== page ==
The 2-Run Sac Fly
Hanselman set the tone for tonight’s game earlier today; it was going to be very tough to put together anything against Carlos Carrasco. The pitcher was as good as predicted tonight, but Smyly was very good himself around an unfortunate 4th inning which saw Carlos Santana drive in two runs with a shallow sacrifice fly to right field. How do two runners score on a near-infield fly depth pop?
After the game, Kevin Cash told reporters the following:
#Rays Cash said Guyer was playing deep as instructed on key play in 4th, so it was better that Forsythe made catch. Better throw=great play
— Marc Topkin (@TBTimes_Rays) April 14, 2016
At first thought, it sounds like coach speak when they’re covering for the players making a mistake. After all, why would Brandon Guyer be instructed to play so deeply against a right-handed batter facing a lefty?
The spray charts show that Santana has power to all fields when hitting righty and has in fact hit many baseballs deep to right field over the years (2011-2016):
Looking at that spray chart, it would make sense to position Guyer deeper in right field than he normally would be against a righty. In fact, Guyer was positioned toward the deep gap where the doubles are (blue dots). Here’s where he was when the Sun Sports broadcast first panned to the outfield on the key play:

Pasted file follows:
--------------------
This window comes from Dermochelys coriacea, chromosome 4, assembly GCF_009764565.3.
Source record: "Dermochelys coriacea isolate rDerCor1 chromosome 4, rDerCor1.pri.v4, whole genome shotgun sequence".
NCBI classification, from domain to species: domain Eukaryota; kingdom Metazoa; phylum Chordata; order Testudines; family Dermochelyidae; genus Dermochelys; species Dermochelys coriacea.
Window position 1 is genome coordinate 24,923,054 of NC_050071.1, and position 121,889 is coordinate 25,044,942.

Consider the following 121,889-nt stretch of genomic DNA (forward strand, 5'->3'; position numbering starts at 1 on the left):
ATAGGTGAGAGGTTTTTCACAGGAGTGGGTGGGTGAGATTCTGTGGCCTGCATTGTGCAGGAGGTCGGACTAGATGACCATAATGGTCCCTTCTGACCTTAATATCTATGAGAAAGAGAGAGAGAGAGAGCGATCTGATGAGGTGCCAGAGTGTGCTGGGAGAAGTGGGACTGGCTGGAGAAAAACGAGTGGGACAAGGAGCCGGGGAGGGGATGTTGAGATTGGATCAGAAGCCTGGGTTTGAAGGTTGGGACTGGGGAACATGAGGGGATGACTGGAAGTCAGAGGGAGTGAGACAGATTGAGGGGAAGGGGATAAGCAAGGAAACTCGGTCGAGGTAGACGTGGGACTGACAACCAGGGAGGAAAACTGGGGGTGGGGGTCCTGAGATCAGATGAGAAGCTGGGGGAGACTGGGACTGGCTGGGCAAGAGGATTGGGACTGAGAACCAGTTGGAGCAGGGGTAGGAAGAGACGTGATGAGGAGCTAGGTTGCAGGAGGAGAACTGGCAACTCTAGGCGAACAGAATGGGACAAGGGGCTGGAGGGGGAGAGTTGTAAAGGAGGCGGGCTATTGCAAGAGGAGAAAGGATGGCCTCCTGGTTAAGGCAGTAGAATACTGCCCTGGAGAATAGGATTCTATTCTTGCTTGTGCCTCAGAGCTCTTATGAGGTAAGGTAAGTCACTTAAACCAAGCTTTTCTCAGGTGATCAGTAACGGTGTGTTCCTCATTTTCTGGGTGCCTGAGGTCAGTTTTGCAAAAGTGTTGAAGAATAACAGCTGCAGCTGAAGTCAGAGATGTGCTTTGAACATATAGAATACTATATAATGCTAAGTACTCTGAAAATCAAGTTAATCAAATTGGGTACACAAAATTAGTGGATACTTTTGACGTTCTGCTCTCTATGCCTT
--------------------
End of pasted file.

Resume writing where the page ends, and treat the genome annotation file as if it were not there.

Note that Forsythe was shaded up the middle on the play as the infield defense played Santana to mostly pull while the outfield as were Desmond Jennings & Kevin Kiermaier who are not even in the view. Playing deep allows the outfielders to charge in on a liner and get momentum behind a throw home to attempt to prevent Francisco Lindor from tagging up.
Forsythe sprinted all the way over to the spot (note the red X above) to make the catch, but Guyer began to slow up and peeled off the play a bit but still managed to get this close to Forsythe. It was unclear from either broadcast whether either player verbally called for the ball, but neither player made any visual signal to take charge on the play.
Once Forsythe caught the ball with his back to the plate, the speedy Lindor was able to take off for home. Forsythe was able to mostly stop his momentum, spin, and step into his throw but his front stride was short and his back side fell back a bit as he made the throw almost like a quarterback who overthrows his receiver running a deep crossing route over the middle.
This is not to say that Lindor would not have scored had Guyer taken charge of the play as we cannot predict a perfect throw from someone running that far away from the play, but in theory, it should have been an easier play for him.
Compounding the problem at the end of the play was the fact Drew Smyly was too close to the play in backing it up to prevent the baseball from getting away and he in fact played the incoming throw to the side and it bounced away from him into the camera well allowing Mike Napoli to be awarded home plate.
In the end, this was a two-run play in a game which the Rays lost by three. One run could have scored, but two never should have been able to come home on a fly ball that didn’t make it 200 feet out. It would have taken a great play to prevent the first run from scoring, but the good play would have been Guyer taking charge on the play and Smyly getting more depth in backing up the play to prevent further damage.